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A decade of crowning ceramics
Described as classic kiwiana, Crown Lynn pottery was a popular household feature in the 1960s. From its 1920s origins as brick and pipe manufacturers, the company expanded into the domestic market.
Successful Government lobbying to place higher tariffs on imported goods assisted in the company’s fortunes. By 1960 it reached its peak production of about 10 million pieces, becoming the largest pottery company in the Southern Hemisphere at that time.
Slide 1: The 1960s were a celebration of the new and Crown Lynn faced demands to develop shapes and patterns reflecting changing tastes. One initiative was the establishment of an annual design competition resulting in a number of entries being picked up by the company. Winning designs such as Otway Josling’s Reflections and runner-up Don Mills’ Narvick were popular sellers.
Slide 2: Along with a range of new dinner sets, Crown Lynn produced the ‘coffee can’ in 1963. Similar to a tea cup, the straight-sided cup was a novel concept to New Zealand’s caffeine connoisseurs.
Slides 3-4: The visit of Queen Elizabeth to its Auckland factory in 1963 was seen as a turning point in the so-called ‘snob wars’. Perceived as being inferior to British brands, the New Zealand-made product became more respectable to local consumers following the royal appearance. An ornate urn was specially presented during the Queen’s visit with lesser decorated replicas sold as souvenirs.
Slide 5: Fortunately you didn’t need to be the Queen of England to tour Crown Lynn as factory tours were introduced earlier in 1961. By 1986 around 150,000 people had visited the factory.
Slides 6-8: Growing market confidence saw the development of uniquely New Zealand designs with product names such as Egmont and Ponui. Traditional British rose patterns were replaced by forestry scenes like Sierra Pine. Crockery supplied for Air New Zealand in the mid 1960s featured earthy colours alongside a Maori kowhaiwhai pattern.
Slides 9-10: Crown Lynn commissioned international designers like the American Dorothy Thorpe. The Santa Barbara range launched in 1965 featured ball-handled coffee sets. While striking in appearance, they were difficult to hold and damaged easily. Not that this was a problem, as according to a Crown Lynn employee, 'you never used the damn things anyway'. Other designs released in this series included Pine and Palm Springs.
Slides 11-12: Crown Lynn embarked upon an exporting drive with Australia becoming the first international market. As well establishing numerous Australian outlets, the company won contracts with large organisations such as armed forces to supply tableware. Canada became another key market, leading to Crown Lynn being one of New Zealand’s top exporters for the 1960s.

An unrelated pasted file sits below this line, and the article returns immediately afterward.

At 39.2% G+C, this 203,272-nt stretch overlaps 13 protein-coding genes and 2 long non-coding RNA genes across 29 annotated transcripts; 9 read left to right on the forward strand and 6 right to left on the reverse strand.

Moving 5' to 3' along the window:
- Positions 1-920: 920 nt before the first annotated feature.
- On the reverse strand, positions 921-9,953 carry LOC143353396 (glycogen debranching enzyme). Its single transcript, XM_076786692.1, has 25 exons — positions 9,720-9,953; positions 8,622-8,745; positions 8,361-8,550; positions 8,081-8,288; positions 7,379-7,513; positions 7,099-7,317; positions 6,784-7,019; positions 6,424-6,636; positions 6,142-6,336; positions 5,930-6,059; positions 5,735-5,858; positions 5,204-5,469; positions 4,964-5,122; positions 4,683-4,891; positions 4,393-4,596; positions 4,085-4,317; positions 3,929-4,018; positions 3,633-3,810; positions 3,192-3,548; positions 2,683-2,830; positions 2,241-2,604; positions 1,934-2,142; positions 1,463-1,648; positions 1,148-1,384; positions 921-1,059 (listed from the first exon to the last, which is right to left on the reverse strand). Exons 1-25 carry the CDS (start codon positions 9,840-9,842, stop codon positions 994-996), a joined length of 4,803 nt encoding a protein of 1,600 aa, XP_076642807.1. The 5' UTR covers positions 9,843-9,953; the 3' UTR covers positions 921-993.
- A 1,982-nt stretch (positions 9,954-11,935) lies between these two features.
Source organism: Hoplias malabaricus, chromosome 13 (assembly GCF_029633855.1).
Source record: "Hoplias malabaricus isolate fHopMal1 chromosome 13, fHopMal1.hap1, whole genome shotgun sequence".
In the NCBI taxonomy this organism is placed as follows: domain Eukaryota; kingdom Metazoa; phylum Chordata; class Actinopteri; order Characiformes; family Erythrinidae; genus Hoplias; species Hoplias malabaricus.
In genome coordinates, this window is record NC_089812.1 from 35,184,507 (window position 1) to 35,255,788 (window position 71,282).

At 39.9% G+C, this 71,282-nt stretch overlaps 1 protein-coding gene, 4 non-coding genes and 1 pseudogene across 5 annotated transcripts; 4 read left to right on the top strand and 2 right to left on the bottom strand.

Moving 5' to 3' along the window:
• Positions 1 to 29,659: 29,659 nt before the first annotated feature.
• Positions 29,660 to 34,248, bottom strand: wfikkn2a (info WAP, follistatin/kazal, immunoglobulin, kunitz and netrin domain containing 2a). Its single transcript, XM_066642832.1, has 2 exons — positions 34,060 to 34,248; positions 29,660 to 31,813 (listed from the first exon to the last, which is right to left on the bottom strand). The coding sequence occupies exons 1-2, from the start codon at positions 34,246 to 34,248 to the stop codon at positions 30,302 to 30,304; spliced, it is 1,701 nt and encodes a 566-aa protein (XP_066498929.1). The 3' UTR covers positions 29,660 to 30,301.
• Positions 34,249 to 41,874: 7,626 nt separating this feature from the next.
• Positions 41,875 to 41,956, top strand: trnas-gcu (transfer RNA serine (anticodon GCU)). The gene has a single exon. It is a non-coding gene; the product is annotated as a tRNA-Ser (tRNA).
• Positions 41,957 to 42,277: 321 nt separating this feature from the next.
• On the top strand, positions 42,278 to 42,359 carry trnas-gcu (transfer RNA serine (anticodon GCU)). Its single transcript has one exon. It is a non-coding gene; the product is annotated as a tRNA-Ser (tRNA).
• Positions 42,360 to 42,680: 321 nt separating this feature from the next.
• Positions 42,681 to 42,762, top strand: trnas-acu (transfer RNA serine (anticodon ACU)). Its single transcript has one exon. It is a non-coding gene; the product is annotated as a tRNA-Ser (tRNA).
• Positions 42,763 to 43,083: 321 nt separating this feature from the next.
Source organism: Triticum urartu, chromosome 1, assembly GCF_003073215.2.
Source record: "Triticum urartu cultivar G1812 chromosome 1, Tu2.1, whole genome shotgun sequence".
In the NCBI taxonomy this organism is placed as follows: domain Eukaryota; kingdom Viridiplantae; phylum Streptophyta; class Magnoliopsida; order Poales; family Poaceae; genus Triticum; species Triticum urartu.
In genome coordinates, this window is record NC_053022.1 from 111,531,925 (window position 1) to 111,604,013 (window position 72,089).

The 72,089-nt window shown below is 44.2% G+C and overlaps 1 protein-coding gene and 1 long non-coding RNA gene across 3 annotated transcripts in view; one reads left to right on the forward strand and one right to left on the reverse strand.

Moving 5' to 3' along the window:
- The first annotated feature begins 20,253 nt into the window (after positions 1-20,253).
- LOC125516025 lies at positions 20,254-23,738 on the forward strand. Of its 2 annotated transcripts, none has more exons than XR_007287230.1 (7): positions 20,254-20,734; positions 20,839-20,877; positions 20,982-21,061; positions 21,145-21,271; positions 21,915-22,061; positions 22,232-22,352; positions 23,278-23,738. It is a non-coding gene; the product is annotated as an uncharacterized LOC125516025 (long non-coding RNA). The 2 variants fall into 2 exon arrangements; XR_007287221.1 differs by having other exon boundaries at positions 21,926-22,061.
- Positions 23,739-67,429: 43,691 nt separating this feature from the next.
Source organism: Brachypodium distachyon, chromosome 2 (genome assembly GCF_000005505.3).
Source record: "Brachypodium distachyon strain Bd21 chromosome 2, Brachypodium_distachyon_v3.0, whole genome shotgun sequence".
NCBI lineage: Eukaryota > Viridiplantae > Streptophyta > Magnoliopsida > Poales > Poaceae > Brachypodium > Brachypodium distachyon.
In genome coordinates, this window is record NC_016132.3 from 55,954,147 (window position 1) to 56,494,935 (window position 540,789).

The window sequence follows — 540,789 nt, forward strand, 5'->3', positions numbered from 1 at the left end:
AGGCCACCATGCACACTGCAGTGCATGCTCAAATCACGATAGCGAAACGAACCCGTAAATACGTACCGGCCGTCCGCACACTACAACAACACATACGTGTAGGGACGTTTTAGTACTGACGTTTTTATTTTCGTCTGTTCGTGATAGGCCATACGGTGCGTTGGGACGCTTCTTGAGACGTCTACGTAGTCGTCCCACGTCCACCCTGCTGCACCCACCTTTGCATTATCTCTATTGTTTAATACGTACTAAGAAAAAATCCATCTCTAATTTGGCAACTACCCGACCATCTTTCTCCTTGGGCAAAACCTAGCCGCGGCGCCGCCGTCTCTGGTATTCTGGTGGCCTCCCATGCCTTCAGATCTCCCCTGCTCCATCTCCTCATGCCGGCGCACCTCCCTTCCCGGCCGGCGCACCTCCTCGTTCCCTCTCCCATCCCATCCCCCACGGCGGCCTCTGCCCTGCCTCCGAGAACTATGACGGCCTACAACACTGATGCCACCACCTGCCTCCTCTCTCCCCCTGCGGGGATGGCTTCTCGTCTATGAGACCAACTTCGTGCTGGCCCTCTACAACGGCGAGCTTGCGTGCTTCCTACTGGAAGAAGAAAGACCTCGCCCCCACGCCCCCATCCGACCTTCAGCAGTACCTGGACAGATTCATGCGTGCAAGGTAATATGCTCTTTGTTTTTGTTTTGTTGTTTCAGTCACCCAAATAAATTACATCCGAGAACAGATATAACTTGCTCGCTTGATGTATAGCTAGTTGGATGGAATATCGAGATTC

Slide 13: Locally, five designs comprising of Autumn Splendour, Golden Fall, Shasta Daisy, Green Bamboo and Fashion Rose were promoted under an innovative policy which guaranteed that customers could purchase any replacements for broken items. No longer did a breakage mean owning an incomplete dinner set. Autumn Splendour went on to become Crown Lynn’s top seller in the 1960s.
Slide 14: To mark the changeover of New Zealand’s currency in 1967, Crown Lynn produced a cup and saucer featuring the new decimal system.
Slide 14: Not content with kitchens and dining rooms, Crown Lynn created items for the bathroom. The 1967 Feminine Approach range featured door handles, keyholes and light switch plates. Later, toilet roll holders, soap dishes, towel-rail holders and toothbrush stands enabled the use of Crown Lynn products throughout the house.
Celebrating the company's 21st anniversary in 1969, Crown Lynn’s founder Tom Clark remarked that 'only nine years ago Crown Lynn was a dirty word'. The success of the 1960s did not last, however, with import restrictions later lifted, economic difficulties and company takeovers all contributing to the demise of Crown Lynn in 1989. Ironically, 20 years on, Crown Lynn is more popular than ever, with pieces keenly sought out by collectors. Flick through any New Zealand interiors magazine and you will soon come across references to the brand. From op shops to auction houses, Crown Lynn has become desirable; businesses even hire out the company's iconic white swans. Once again, Crown Lynn is being adored by a new generation of Kiwis.
- Crown Lynn Shape Guide
- Portage Ceramics Trust
- Crown Lynn tableware (Te Ara)
- Crown Lynn collection from Te Papa (Te Papa Collections Online)
- Gail Henry, New Zealand pottery: commercial and collectable, Reed Books, Auckland, 1999
- Valerie Ringer Monk, Crown Lynn: a New Zealand icon, Penguin, Auckland, 2006